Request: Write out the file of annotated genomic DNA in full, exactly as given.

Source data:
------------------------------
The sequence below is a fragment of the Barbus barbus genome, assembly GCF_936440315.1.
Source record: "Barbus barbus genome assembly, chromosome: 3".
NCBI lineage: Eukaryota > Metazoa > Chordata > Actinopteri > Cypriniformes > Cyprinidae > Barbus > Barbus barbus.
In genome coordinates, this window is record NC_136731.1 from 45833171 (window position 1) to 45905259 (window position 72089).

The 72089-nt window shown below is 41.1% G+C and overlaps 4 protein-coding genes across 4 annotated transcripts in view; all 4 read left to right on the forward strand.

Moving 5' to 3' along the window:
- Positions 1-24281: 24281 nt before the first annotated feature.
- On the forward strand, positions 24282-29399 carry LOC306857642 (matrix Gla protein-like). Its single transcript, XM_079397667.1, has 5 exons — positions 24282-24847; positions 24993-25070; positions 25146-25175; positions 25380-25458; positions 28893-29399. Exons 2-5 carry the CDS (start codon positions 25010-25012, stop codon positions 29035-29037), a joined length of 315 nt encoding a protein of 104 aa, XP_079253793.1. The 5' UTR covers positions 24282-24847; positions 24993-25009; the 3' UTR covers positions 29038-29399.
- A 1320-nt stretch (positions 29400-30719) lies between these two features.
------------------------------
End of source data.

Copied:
The sequence below is a fragment of the Barbus barbus genome, assembly GCF_936440315.1.
Source record: "Barbus barbus genome assembly, chromosome: 3".
NCBI lineage: Eukaryota > Metazoa > Chordata > Actinopteri > Cypriniformes > Cyprinidae > Barbus > Barbus barbus.
In genome coordinates, this window is record NC_136731.1 from 45833171 (window position 1) to 45905259 (window position 72089).

The 72089-nt window shown below is 41.1% G+C and overlaps 4 protein-coding genes across 4 annotated transcripts in view; all 4 read left to right on the forward strand.

Moving 5' to 3' along the window:
- Positions 1-24281: 24281 nt before the first annotated feature.
- On the forward strand, positions 24282-29399 carry LOC306857642 (matrix Gla protein-like). Its single transcript, XM_079397667.1, has 5 exons — positions 24282-24847; positions 24993-25070; positions 25146-25175; positions 25380-25458; positions 28893-29399. Exons 2-5 carry the CDS (start codon positions 25010-25012, stop codon positions 29035-29037), a joined length of 315 nt encoding a protein of 104 aa, XP_079253793.1. The 5' UTR covers positions 24282-24847; positions 24993-25009; the 3' UTR covers positions 29038-29399.
- A 1320-nt stretch (positions 29400-30719) lies between these two features.